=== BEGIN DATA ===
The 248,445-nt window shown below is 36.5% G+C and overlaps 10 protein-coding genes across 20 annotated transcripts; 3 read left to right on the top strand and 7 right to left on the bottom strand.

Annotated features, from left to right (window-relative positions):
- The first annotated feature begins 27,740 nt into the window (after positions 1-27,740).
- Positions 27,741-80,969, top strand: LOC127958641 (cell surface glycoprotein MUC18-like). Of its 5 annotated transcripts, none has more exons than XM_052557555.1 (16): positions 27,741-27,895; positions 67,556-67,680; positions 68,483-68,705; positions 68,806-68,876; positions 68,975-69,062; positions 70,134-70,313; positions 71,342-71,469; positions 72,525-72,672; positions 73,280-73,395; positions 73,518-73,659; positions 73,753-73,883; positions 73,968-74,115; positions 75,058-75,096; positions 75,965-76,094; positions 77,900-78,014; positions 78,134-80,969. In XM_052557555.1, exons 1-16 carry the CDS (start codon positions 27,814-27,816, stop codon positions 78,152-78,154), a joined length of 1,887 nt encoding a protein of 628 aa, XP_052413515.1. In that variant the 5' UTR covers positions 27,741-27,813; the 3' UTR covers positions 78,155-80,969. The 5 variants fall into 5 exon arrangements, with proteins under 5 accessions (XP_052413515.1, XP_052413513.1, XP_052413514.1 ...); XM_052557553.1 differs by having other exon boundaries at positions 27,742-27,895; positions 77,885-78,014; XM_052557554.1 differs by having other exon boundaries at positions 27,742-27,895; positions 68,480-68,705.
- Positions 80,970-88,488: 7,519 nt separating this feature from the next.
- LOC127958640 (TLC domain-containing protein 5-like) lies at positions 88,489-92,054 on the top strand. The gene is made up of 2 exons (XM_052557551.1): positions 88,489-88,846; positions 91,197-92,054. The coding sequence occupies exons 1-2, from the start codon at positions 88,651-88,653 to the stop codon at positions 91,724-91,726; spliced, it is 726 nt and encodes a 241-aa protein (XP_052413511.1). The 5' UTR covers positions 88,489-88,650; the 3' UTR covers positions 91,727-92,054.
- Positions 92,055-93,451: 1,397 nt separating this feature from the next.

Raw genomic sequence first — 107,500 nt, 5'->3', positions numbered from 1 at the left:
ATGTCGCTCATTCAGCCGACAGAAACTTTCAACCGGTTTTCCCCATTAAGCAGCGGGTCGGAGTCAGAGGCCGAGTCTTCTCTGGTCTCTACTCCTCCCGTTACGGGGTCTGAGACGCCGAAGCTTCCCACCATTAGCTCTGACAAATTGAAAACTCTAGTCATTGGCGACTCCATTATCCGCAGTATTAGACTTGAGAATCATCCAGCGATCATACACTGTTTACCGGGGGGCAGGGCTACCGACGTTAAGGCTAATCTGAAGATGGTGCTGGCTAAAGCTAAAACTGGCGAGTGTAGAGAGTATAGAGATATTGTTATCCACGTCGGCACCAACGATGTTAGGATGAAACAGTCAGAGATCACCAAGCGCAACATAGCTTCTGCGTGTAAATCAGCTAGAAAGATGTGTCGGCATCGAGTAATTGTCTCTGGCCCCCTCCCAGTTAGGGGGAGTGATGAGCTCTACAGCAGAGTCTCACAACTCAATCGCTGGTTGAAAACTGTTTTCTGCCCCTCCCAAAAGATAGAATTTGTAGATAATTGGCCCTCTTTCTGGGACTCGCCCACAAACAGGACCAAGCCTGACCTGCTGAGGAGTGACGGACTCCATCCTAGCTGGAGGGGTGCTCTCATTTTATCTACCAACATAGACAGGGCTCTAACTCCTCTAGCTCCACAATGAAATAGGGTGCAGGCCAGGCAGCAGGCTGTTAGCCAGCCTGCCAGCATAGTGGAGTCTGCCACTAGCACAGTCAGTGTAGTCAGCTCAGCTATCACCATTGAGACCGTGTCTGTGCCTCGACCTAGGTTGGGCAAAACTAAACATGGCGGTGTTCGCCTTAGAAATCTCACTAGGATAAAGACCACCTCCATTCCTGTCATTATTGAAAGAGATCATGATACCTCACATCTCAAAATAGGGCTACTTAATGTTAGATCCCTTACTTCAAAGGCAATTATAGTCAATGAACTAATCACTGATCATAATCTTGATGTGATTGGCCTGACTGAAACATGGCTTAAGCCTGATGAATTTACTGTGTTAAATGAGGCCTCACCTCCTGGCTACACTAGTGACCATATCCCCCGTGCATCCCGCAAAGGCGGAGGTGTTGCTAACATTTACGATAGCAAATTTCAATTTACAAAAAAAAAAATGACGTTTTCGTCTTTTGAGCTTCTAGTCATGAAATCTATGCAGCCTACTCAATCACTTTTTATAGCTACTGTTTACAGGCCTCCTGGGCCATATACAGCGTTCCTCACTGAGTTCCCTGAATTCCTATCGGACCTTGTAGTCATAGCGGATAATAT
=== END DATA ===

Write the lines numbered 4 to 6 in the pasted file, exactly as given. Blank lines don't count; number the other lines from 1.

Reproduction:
- Positions 27,741-80,969, top strand: LOC127958641 (cell surface glycoprotein MUC18-like). Of its 5 annotated transcripts, none has more exons than XM_052557555.1 (16): positions 27,741-27,895; positions 67,556-67,680; positions 68,483-68,705; positions 68,806-68,876; positions 68,975-69,062; positions 70,134-70,313; positions 71,342-71,469; positions 72,525-72,672; positions 73,280-73,395; positions 73,518-73,659; positions 73,753-73,883; positions 73,968-74,115; positions 75,058-75,096; positions 75,965-76,094; positions 77,900-78,014; positions 78,134-80,969. In XM_052557555.1, exons 1-16 carry the CDS (start codon positions 27,814-27,816, stop codon positions 78,152-78,154), a joined length of 1,887 nt encoding a protein of 628 aa, XP_052413515.1. In that variant the 5' UTR covers positions 27,741-27,813; the 3' UTR covers positions 78,155-80,969. The 5 variants fall into 5 exon arrangements, with proteins under 5 accessions (XP_052413515.1, XP_052413513.1, XP_052413514.1 ...); XM_052557553.1 differs by having other exon boundaries at positions 27,742-27,895; positions 77,885-78,014; XM_052557554.1 differs by having other exon boundaries at positions 27,742-27,895; positions 68,480-68,705.
- Positions 80,970-88,488: 7,519 nt separating this feature from the next.
- LOC127958640 (TLC domain-containing protein 5-like) lies at positions 88,489-92,054 on the top strand. The gene is made up of 2 exons (XM_052557551.1): positions 88,489-88,846; positions 91,197-92,054. The coding sequence occupies exons 1-2, from the start codon at positions 88,651-88,653 to the stop codon at positions 91,724-91,726; spliced, it is 726 nt and encodes a 241-aa protein (XP_052413511.1). The 5' UTR covers positions 88,489-88,650; the 3' UTR covers positions 91,727-92,054.